The Lucifer Effect : How Good People Turn Evil, Paperback

The Lucifer Effect : How Good People Turn Evil Paperback

4 out of 5 (1 rating)


In The Lucifer Effect, the award-winning and internationally respected psychologist, Philip Zimbardo, examines how the human mind has the capacity to be infinitely caring or selfish, kind or cruel, creative or destructive.

He challenges our conceptions of who we think we are, what we believe we will never do - and how and why almost any of us could be initiated into the ranks of evil doers.

At the same time he describes the safeguards we can put in place to prevent ourselves from corrupting - or being corrupted by - others, and what sets some people apart as heroes and heroines, able to resist powerful pressures to go along with the group, and to refuse to be team players when personal integrity is at stake.

Using the first in-depth analysis of his classic Stanford Prison Experiment, and his personal experiences as an expert witness for one of the Abu Ghraib prison guards, Zimbardo's stimulating and provocative book raises fundamental questions about the nature of good and evil, and how each one of us needs to be vigilant to prevent becoming trapped in the 'Lucifer Effect', no matter what kind of character or morality we believe ourselves to have. The Lucifer Effect won the William James Book Award in 2008.


  • Format: Paperback
  • Pages: 576 pages, Illustrations
  • Publisher: Ebury Publishing
  • Publication Date:
  • Category: Ethics & moral philosophy
  • ISBN: 9781846041037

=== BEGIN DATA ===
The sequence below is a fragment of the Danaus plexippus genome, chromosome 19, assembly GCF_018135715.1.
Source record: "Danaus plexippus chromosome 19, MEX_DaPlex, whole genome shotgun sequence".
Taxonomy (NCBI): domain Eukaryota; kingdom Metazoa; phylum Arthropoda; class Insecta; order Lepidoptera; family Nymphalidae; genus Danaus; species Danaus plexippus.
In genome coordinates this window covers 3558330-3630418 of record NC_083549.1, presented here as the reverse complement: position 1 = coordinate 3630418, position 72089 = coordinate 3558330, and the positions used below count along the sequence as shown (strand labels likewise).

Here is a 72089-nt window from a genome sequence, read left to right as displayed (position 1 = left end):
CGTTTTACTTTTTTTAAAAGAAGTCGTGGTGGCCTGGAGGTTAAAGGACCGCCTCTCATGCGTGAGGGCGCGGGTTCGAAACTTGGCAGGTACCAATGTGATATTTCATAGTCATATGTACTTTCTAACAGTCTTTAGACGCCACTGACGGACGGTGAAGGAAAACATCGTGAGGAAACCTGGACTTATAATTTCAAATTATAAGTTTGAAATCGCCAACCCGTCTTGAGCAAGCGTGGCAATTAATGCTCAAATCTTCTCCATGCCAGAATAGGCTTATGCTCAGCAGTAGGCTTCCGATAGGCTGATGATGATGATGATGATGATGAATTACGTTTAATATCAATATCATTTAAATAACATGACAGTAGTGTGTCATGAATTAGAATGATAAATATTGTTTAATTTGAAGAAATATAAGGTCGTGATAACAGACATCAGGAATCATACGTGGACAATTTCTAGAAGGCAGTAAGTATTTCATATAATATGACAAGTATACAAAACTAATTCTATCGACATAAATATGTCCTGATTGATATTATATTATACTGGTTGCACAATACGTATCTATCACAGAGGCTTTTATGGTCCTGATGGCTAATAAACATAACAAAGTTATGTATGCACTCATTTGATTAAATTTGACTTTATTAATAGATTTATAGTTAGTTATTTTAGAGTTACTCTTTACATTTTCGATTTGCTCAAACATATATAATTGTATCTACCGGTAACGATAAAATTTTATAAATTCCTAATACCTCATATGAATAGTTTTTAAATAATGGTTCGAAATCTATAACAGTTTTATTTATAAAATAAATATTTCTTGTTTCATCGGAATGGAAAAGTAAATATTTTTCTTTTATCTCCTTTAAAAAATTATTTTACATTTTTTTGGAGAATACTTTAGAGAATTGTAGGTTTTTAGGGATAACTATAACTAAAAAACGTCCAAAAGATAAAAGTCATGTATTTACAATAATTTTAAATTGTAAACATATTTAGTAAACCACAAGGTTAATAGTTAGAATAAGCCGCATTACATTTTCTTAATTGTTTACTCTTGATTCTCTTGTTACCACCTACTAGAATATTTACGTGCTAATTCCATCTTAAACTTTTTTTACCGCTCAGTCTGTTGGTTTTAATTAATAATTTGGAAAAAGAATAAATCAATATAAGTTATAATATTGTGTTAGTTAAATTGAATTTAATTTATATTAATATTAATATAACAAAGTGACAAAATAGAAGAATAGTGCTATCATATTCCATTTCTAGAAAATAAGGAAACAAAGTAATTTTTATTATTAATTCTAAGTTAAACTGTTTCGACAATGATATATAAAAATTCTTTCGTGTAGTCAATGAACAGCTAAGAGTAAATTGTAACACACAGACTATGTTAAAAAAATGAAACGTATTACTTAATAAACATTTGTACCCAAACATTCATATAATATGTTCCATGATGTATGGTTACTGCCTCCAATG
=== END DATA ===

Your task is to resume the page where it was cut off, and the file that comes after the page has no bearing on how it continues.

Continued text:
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One of the most sobering, thought-provoking and thoroughly absorbing books I’ve read all year. Psychology students will know of Zimbardo in the context of the Stanford Prison Experiment, conducted in the 1970s, where a group of students were randomly assigned to roleplay either students or guards in a mock prison experiment conducted in a basement in the University. The experiment was intended to last for two weeks, but was suspended early because of the extent to which it influenced the behaviour of the guards and the prisoners. Zimbardo here presents a detailed account of the way in which the experiment unfolded, arguing that it was the situation – and ultimately the system – that shaped this behaviour, and not the characteristics and personalities that the students brought with them into the experiment.He then broadens his scope to include an analysis of events at Abu Graib, and elsewhere in Iraq, and argues similarly that situational and systemic factors played a crucial role here also.While acknowledging that individuals should also be considered responsible for their own behaviour, Zimbardo argues that the responsibility does not belong solely to individual ‘bad apples’, but to the situation and system that created them. He argues that that very few people exposed to such situational and systemic pressures would have the integrity and strength of character to resist them, and that paradoxically our naive belief that we ourselves would never behave in such a way only blunts our ability to remain alert to such dangers -- so that we can act differently when confronted by such pressures.In his conclusion, Zimbardo changes tack, arguing that if ‘evil’ is an all too human capacity, then perhaps ‘heroism’ is too, and we might similarly be able to create situations and systems in society that inspire people and bring out the best that they are capable of, instead of the worst. I found this engrossing from start to finish, and count it among my best reads of the year. One caveat to this recommendation, however -- some reviews of this work suggest that it is overly detailed and repetitive. As with so many other things, this seems to be a matter of individual taste and preference.

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